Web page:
In our current network-based society, the possibility that your business may be a victim of data hack is a real concern. However, many business owners and executives have very little understanding of what a hack is and what to do if they have a data breach. A few weeks ago, we posted about the rise of spear phishing cyber attacks. If you are a California business, here are a few steps you need to consider if you suspect your company has suffered a data breach.
What is considered a “hack”?
A “hack” or “breach of the security of the system” is described as the “unauthorized acquisition of computerized data that compromises the security, confidentiality, or integrity of personal information maintained by the person or business.”
Are there any exceptions?
Yes. If an agent of the company or trusted third-party accesses the information in order to do a job which is in accordance with the business, it is not considered “a breach”.
Okay, I think my business was hacked. Do I need to report it?
Maybe, depending on what was accessed or stolen. Any business or person that handles computerized data of other people’s personal information may need to report a breach depending on what information was hacked.
What “personal information” would require reporting?
Any personal data that includes a person’s First Name or Last Name with any combination of the following information:
- Social security number
- Driver’s License number or State ID number
- Credit card or debit card number in combination with password or access code
- Medical or health insurance information
- Email address (or username) and password for an online account
- A few other things like information obtained from license plate recognition
What about corporate data like trade secrets or intellectual property? Do I need to report it?
Not necessarily, unless the information includes personal information. However, that’s a question probably best answered by your lawyer. Additionally, keep in mind that corporate hacking is still illegal and is best reported to the authorities.
Who needs to be informed of the breach?
Those people who have been affected need to be notified, obviously. Additionally, if more than 500 people have been affected by the breach, then you will also need to notify the State Attorney General.
Do I need to inform credit reporting agencies of a breach?
How much time do I have before I have to notify those affected?
The general sense is that you should notify those affected “in the most expedient time possible and without unreasonable delay” depending on if there is a criminal investigation ongoing or you’re actively trying to restore integrity to the system. A general guideline is that you should notify victims of the breach within 10 business days unless told otherwise by a law enforcement agency investigating the matter.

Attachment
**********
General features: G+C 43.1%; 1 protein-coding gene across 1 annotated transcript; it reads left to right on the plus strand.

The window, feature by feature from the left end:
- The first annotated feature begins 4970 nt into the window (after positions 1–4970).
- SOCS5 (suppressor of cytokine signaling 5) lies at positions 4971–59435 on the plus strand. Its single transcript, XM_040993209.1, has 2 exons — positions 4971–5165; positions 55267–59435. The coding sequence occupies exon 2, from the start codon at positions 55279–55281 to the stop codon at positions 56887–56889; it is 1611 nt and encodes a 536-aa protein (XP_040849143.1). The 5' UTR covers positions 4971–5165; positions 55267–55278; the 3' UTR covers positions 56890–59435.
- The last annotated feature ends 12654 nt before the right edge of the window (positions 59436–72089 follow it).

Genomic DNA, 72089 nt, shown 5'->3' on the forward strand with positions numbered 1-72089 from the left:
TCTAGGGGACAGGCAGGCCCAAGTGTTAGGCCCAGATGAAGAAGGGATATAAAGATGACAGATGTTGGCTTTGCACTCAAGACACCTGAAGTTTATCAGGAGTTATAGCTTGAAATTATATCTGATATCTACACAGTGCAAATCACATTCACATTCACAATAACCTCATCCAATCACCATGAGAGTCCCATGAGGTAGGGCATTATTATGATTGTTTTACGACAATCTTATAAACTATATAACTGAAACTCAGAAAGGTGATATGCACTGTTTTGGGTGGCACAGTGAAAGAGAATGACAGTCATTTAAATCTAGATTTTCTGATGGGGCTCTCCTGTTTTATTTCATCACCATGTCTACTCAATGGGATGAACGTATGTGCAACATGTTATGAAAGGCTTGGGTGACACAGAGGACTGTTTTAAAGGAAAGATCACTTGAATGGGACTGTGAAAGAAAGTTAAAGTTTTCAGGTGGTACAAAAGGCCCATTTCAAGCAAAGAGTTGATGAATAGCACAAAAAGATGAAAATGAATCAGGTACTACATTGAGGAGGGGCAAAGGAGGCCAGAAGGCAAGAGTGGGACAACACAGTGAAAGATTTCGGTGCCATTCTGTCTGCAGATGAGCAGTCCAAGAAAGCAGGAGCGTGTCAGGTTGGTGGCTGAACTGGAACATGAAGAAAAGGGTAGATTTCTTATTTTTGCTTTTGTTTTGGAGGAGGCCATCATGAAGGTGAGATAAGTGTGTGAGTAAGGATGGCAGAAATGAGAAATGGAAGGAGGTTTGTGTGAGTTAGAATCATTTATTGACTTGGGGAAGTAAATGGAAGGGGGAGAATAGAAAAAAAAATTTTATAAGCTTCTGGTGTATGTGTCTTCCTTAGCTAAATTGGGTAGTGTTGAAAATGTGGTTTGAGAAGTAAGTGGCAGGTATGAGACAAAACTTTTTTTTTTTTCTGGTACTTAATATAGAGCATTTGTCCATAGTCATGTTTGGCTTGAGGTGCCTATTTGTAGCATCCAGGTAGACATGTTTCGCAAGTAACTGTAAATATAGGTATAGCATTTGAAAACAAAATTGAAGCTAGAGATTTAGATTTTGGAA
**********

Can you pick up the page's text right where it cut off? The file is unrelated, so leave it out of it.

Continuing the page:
How do I need to notify people?
Generally, you need to send a written letter to each person affected. You can send an electronic notice if it meets certain guidelines. Normally, sending an email or posting a notice on your company’s website is only acceptable if the cost of informing everyone affected will be more than $250,000.
What happens if I don’t notify people?
Probably nothing good, especially if you consider high-profile cases like Equifax or Yahoo. Though you might be tempted to keep a confirmed data breach secret, you leave yourself and your company open to civil lawsuits and penalties from those affected. Best to get out in front of the situation as promptly as possible.
Are they are additional ways to protect my business.
Most general liability policies contain some level of cyber protection in the case of a data breach; however, it is usually inadequate to provide any real coverage. Nearly all-reputable carriers offer cyber liability insurance policies that can provide additional protection in case your business is hacked.
Getting hacked is scary, but it doesn’t have to be the end of your business. By preparing appropriately and handling a data breach in a straightforward manner, you can maintain your company’s reputation and keep your customer’s trust.
If you have additional questions on this or other insurance issues, please feel free to check out our resource page. To reach me directly, feel free to contact me at (626) 535-1405 or email me at firstname.lastname@example.org.
If you liked this, check out these great articles:
- Taking Flight and Avoiding Risk: What Schools Need to Know About Drones
- Schools and Earthquake Insurance: A Matter of Risk Exposure and Need.
- If Disaster Strikes – Can You Still Have Class? Understanding Business Continuity
- What Schools and Nonprofits Need to do to Meet New Federal Child Abuse Prevention Requirements
- Educated Alternatives to the National School Walkout on March 14